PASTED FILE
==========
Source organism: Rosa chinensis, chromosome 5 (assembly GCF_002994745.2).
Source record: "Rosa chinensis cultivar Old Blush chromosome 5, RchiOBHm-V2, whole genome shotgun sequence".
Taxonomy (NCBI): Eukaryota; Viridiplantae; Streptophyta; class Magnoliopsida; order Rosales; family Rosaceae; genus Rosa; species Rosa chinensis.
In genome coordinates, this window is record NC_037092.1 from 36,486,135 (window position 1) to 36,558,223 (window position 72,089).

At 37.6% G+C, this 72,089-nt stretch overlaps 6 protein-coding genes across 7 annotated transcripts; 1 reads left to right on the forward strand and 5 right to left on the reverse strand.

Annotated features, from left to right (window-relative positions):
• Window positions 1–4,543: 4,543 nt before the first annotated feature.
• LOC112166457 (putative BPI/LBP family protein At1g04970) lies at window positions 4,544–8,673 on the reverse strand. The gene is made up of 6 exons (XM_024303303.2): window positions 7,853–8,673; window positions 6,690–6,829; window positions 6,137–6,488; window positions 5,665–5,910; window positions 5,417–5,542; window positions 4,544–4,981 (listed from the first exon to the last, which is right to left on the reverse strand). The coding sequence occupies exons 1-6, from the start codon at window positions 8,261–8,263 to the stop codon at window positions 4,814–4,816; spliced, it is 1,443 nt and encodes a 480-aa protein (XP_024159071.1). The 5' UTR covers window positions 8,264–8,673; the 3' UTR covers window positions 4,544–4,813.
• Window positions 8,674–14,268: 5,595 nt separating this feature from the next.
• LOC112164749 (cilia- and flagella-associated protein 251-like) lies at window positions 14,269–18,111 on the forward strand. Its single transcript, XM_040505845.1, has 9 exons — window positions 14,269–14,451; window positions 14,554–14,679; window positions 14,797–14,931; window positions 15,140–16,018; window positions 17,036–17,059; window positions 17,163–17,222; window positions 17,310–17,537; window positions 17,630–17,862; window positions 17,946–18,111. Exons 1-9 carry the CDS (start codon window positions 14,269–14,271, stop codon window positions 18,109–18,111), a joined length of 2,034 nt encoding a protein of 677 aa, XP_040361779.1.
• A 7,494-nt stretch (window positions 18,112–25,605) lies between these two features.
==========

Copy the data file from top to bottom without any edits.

Source organism: Rosa chinensis, chromosome 5 (assembly GCF_002994745.2).
Source record: "Rosa chinensis cultivar Old Blush chromosome 5, RchiOBHm-V2, whole genome shotgun sequence".
Taxonomy (NCBI): Eukaryota; Viridiplantae; Streptophyta; class Magnoliopsida; order Rosales; family Rosaceae; genus Rosa; species Rosa chinensis.
In genome coordinates, this window is record NC_037092.1 from 36,486,135 (window position 1) to 36,558,223 (window position 72,089).

At 37.6% G+C, this 72,089-nt stretch overlaps 6 protein-coding genes across 7 annotated transcripts; 1 reads left to right on the forward strand and 5 right to left on the reverse strand.

Annotated features, from left to right (window-relative positions):
• Window positions 1–4,543: 4,543 nt before the first annotated feature.
• LOC112166457 (putative BPI/LBP family protein At1g04970) lies at window positions 4,544–8,673 on the reverse strand. The gene is made up of 6 exons (XM_024303303.2): window positions 7,853–8,673; window positions 6,690–6,829; window positions 6,137–6,488; window positions 5,665–5,910; window positions 5,417–5,542; window positions 4,544–4,981 (listed from the first exon to the last, which is right to left on the reverse strand). The coding sequence occupies exons 1-6, from the start codon at window positions 8,261–8,263 to the stop codon at window positions 4,814–4,816; spliced, it is 1,443 nt and encodes a 480-aa protein (XP_024159071.1). The 5' UTR covers window positions 8,264–8,673; the 3' UTR covers window positions 4,544–4,813.
• Window positions 8,674–14,268: 5,595 nt separating this feature from the next.
• LOC112164749 (cilia- and flagella-associated protein 251-like) lies at window positions 14,269–18,111 on the forward strand. Its single transcript, XM_040505845.1, has 9 exons — window positions 14,269–14,451; window positions 14,554–14,679; window positions 14,797–14,931; window positions 15,140–16,018; window positions 17,036–17,059; window positions 17,163–17,222; window positions 17,310–17,537; window positions 17,630–17,862; window positions 17,946–18,111. Exons 1-9 carry the CDS (start codon window positions 14,269–14,271, stop codon window positions 18,109–18,111), a joined length of 2,034 nt encoding a protein of 677 aa, XP_040361779.1.
• A 7,494-nt stretch (window positions 18,112–25,605) lies between these two features.